Date Published: January 12, 2010
Publisher: Public Library of Science
Author(s): Franklin D. Lowy
Abstract: Franklin Lowy discusses a new study in PLoS Medicine in which the investigators developed an interactive tool for analyzing the spatial distribution of invasive Staphylococcus aureus.
Partial Text: Understanding the geographic distribution of microbial pathogens such as Mycobacterium tuberculosis, Salmonella spp., or Staphylococcus aureus is critical to developing strategies to reduce their transmission. Varied approaches have been used to track their spread including the use of national surveillance networks, multinational strain collections, or more targeted strategies that track social networks within high-risk populations –. The integration of molecular techniques with these surveillance strategies helps identify specific bacterial strains or clones and potentially provides further insight into strain transmission and virulence.
In a new study by Hajo Grundmann and colleagues in this issue of PLoS Medicine, the investigators describe the development of an interactive tool for analyzing the spatial distribution of invasive S. aureus. The authors assembled a large group of collaborators throughout much of Europe including 450 hospitals from 26 countries. They then standardized strain collection and typing procedures. This arduous start-up process is likely to provide payoffs well beyond this initial study. Over a 6-month period, from 2006–2007, participating hospitals provided five successive methicillin-resistant and methicillin-susceptible S. aureus (MSSA) isolates collected from patients with invasive infections. Most of these isolates were from bacteremias. These isolates were characterized using a sequence-based approach, spa typing (based on the polymorphic protein A gene that is uniformly found in S. aureus), which allows for identification of specific strains. The strain spa types were assigned to their original hospital collection site and the spatial analytic tools were then used to map common spa types both by their regional proximity and their country of origin.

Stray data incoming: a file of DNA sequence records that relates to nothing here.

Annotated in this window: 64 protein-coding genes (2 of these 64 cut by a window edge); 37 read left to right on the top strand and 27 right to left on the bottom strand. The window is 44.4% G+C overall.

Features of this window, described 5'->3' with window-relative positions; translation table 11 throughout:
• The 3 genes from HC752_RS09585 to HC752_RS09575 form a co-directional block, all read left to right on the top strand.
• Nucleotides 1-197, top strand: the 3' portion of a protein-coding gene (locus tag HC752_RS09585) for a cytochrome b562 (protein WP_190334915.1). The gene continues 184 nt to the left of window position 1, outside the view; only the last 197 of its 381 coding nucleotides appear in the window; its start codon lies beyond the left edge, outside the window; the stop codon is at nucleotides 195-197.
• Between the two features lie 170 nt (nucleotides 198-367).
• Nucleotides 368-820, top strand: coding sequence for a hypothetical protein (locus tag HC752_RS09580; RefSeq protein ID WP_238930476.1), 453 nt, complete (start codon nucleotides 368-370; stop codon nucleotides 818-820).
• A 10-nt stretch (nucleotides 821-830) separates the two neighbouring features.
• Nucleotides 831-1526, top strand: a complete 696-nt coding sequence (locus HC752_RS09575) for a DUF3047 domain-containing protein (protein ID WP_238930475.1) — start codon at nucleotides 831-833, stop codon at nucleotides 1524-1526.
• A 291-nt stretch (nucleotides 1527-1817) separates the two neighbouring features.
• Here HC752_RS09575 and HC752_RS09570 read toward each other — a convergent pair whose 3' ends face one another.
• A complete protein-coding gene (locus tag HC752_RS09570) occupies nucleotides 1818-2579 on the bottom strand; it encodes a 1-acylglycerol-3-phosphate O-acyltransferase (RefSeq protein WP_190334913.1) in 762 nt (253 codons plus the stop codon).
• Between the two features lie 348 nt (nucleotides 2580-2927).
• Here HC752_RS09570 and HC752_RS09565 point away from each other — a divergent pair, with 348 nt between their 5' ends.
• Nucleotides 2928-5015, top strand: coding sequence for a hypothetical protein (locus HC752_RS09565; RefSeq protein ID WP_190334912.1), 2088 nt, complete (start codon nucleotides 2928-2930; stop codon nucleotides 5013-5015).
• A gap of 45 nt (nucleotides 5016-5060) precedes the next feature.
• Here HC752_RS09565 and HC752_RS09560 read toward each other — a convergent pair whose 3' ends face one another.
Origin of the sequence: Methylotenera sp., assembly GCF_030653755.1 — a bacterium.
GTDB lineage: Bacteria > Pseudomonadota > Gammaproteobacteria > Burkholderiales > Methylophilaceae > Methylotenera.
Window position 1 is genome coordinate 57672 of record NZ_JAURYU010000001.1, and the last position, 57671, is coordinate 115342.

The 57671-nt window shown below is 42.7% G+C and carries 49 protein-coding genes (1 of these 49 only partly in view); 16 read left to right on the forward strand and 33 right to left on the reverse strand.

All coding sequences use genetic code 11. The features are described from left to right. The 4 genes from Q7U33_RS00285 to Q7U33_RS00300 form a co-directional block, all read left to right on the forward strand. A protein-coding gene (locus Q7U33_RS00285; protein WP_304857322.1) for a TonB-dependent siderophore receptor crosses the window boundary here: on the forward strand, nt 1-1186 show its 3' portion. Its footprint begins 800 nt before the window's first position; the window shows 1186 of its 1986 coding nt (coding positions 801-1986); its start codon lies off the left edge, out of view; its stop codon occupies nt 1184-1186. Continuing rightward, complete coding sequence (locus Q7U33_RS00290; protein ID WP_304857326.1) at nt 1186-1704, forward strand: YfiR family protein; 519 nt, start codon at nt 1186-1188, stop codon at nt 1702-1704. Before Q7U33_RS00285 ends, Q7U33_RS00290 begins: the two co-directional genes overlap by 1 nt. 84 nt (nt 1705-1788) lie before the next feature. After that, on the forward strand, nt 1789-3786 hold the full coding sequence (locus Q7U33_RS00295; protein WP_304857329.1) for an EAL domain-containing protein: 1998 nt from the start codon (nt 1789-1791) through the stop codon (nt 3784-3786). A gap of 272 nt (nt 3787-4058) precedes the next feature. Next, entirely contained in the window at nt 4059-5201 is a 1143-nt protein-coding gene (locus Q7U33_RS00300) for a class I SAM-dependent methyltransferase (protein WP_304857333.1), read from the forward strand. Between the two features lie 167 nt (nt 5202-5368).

The major strength of Grundmann and colleague’s proof of principle study is that it shows the potential value of this integrated approach. By establishing a large collaborative network and then combining molecular and spatial analytic techniques, the authors illustrate the ability to map specific strains across large geographic regions. At its most basic, the study provides information on whether clones of S. aureus are randomly distributed or clustered. The authors however also illustrate that there are many other potential applications of this approach.